The day the California Consumer Privacy Act of 2018 (CCPA) will become operative (January 1, 2020) is fast approaching. We have written extensively about the CCPA since it passed, and our past client alerts and a variety of CCPA-related materials can be found in our CCPA Resource Center.
Here, we focus on the CCPA’s private right of action and the California legislature’s effort to invalidate applicable arbitration and class action waiver provisions. The CCPA permits plaintiffs to seek actual damages, statutory damages, or injunctive or declaratory relief when certain
nonencrypted or nonredacted personal information . . . is subject to an unauthorized access and exfiltration, theft, or disclosure as a result of the business’s violation of the duty to implement and maintain reasonable security procedures and practices appropriate to the nature of the information to protect . . . .
Cal. Civ. Code § 1798.150. In furtherance of this private right of action, the CCPA prohibits: “[a]ny provision of a contract or agreement of any kind that purports to waive or limit in any way a consumer’s rights under [the CCPA], including, but not limited to, any right to a remedy or means of enforcement.” Cal. Civ. Code. § 1798.192. Section 1798.192 further says that any such contractual provisions “shall be deemed contrary to public policy and shall be void and unenforceable.” Though written broadly, this provision can be read as another attempt by the state of California to target arbitration and class action waiver clauses, despite clear United States Supreme Court precedent enforcing arbitration agreements and class action waivers. While it remains to be seen how state and federal courts will interpret this provision, businesses that may find themselves the subject of CCPA class action lawsuits will be able to rely on Supreme Court precedent to argue that the CCPA’s attempted prohibition on arbitration agreements and class action waivers is preempted by the Federal Arbitration Act.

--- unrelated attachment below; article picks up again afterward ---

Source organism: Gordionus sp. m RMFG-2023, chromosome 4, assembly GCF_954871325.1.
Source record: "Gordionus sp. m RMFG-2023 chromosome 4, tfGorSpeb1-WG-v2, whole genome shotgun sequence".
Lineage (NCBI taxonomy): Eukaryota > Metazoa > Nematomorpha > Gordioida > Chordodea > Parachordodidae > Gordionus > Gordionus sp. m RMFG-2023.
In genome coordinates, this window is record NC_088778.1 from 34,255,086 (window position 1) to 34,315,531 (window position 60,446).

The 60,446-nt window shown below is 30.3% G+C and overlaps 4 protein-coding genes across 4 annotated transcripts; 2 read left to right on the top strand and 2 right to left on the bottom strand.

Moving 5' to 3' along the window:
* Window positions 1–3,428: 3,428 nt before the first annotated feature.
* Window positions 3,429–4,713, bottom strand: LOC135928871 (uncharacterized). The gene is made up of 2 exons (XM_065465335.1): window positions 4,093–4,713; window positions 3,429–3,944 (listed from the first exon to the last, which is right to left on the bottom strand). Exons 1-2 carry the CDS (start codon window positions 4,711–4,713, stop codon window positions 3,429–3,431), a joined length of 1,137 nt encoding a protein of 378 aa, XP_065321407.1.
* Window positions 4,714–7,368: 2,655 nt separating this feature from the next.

The Supreme Court’s Firm Support of Arbitration and Class Action Waivers
Over the past decade, the United States Supreme Court has consistently affirmed the strong federal policy favoring arbitration and the enforceability of class action waivers in arbitration agreements. The Supreme Court has explained that “the FAA was designed to promote arbitration” and preempts state laws that undermine that goal of the FAA. The Supreme Court recently reaffirmed that the FAA supersedes state laws that treat arbitration agreements differently than other contracts.
Beginning in 2011, with the Supreme Court’s landmark decision in AT&T Mobility LLC v. Concepcion, the Supreme Court has on several occasions also confirmed that class action waivers in arbitration agreements are enforceable. In Concepcion, the Supreme Court held that class action waivers in arbitration provisions are enforceable and found that the FAA preempted a California rule that attempted to prohibit class action waivers in consumer arbitration agreements. A few years later in DirecTV Inc. v. Imburgia, the Supreme Court again confirmed that class action waivers are enforceable. And in Lamps Plus, Inc. v. Varela, decided just this past term, the Supreme Court found that parties cannot be compelled to class arbitration unless the arbitration agreement explicitly contemplates and provides for such class-wide arbitration.
This series of Supreme Court decisions has led even the California Supreme Court, which has not viewed arbitration and class action waivers favorably, to enforce class action waivers in certain contexts. In Sanchez v. Valencia Holding Co., the California Supreme Court found that a provision of the California Consumers Legal Remedies Act (CLRA) that as applied would have prohibited class waivers in arbitration agreements was preempted by the FAA. Sanchez addressed the CLRA’s anti-waiver provision in California Civil Code § 1751, which contains language similar to that found in the CCPA’s § 1798.192 prohibition on contract terms. Section 1751 states, “[a]ny waiver by a consumer of the provisions of this title is contrary to public policy and shall be unenforceable and void.” Even though the CLRA’s anti-waiver provision did not facially discriminate against arbitration, the Sanchez court found that the anti-waiver was “preempted insofar as it bars class waivers in arbitration agreements covered by the FAA.”